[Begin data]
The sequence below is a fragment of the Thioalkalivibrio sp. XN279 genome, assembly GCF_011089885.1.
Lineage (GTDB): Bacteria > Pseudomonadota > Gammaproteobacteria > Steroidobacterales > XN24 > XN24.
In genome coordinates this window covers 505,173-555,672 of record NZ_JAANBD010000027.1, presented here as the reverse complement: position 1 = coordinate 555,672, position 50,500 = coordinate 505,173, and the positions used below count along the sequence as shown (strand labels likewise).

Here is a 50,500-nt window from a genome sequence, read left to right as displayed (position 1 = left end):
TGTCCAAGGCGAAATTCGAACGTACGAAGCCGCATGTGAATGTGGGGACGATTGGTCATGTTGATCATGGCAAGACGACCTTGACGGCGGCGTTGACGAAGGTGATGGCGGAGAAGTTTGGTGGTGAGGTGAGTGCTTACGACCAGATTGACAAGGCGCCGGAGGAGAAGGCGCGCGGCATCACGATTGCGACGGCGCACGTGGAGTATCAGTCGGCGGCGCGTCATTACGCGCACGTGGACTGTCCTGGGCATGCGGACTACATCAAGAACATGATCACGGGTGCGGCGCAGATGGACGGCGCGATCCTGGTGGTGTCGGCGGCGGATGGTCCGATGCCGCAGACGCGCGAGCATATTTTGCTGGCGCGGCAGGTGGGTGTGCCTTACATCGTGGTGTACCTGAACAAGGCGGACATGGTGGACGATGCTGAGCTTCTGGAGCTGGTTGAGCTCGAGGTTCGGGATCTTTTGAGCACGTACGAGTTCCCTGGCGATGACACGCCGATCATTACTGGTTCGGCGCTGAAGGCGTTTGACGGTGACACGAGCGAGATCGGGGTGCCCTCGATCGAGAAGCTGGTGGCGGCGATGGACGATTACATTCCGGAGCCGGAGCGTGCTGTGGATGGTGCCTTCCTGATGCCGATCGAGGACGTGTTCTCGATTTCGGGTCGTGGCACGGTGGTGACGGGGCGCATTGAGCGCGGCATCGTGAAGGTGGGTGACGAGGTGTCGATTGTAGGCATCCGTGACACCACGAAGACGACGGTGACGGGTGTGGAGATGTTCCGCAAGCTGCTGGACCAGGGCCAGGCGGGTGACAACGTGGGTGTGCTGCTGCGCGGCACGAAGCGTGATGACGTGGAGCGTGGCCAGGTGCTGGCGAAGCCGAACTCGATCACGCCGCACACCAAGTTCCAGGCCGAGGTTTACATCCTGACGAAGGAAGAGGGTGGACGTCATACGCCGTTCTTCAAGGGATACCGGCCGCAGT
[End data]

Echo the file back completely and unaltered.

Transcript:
The sequence below is a fragment of the Thioalkalivibrio sp. XN279 genome, assembly GCF_011089885.1.
Lineage (GTDB): Bacteria > Pseudomonadota > Gammaproteobacteria > Steroidobacterales > XN24 > XN24.
In genome coordinates this window covers 505,173-555,672 of record NZ_JAANBD010000027.1, presented here as the reverse complement: position 1 = coordinate 555,672, position 50,500 = coordinate 505,173, and the positions used below count along the sequence as shown (strand labels likewise).

Here is a 50,500-nt window from a genome sequence, read left to right as displayed (position 1 = left end):
TGTCCAAGGCGAAATTCGAACGTACGAAGCCGCATGTGAATGTGGGGACGATTGGTCATGTTGATCATGGCAAGACGACCTTGACGGCGGCGTTGACGAAGGTGATGGCGGAGAAGTTTGGTGGTGAGGTGAGTGCTTACGACCAGATTGACAAGGCGCCGGAGGAGAAGGCGCGCGGCATCACGATTGCGACGGCGCACGTGGAGTATCAGTCGGCGGCGCGTCATTACGCGCACGTGGACTGTCCTGGGCATGCGGACTACATCAAGAACATGATCACGGGTGCGGCGCAGATGGACGGCGCGATCCTGGTGGTGTCGGCGGCGGATGGTCCGATGCCGCAGACGCGCGAGCATATTTTGCTGGCGCGGCAGGTGGGTGTGCCTTACATCGTGGTGTACCTGAACAAGGCGGACATGGTGGACGATGCTGAGCTTCTGGAGCTGGTTGAGCTCGAGGTTCGGGATCTTTTGAGCACGTACGAGTTCCCTGGCGATGACACGCCGATCATTACTGGTTCGGCGCTGAAGGCGTTTGACGGTGACACGAGCGAGATCGGGGTGCCCTCGATCGAGAAGCTGGTGGCGGCGATGGACGATTACATTCCGGAGCCGGAGCGTGCTGTGGATGGTGCCTTCCTGATGCCGATCGAGGACGTGTTCTCGATTTCGGGTCGTGGCACGGTGGTGACGGGGCGCATTGAGCGCGGCATCGTGAAGGTGGGTGACGAGGTGTCGATTGTAGGCATCCGTGACACCACGAAGACGACGGTGACGGGTGTGGAGATGTTCCGCAAGCTGCTGGACCAGGGCCAGGCGGGTGACAACGTGGGTGTGCTGCTGCGCGGCACGAAGCGTGATGACGTGGAGCGTGGCCAGGTGCTGGCGAAGCCGAACTCGATCACGCCGCACACCAAGTTCCAGGCCGAGGTTTACATCCTGACGAAGGAAGAGGGTGGACGTCATACGCCGTTCTTCAAGGGATACCGGCCGCAGT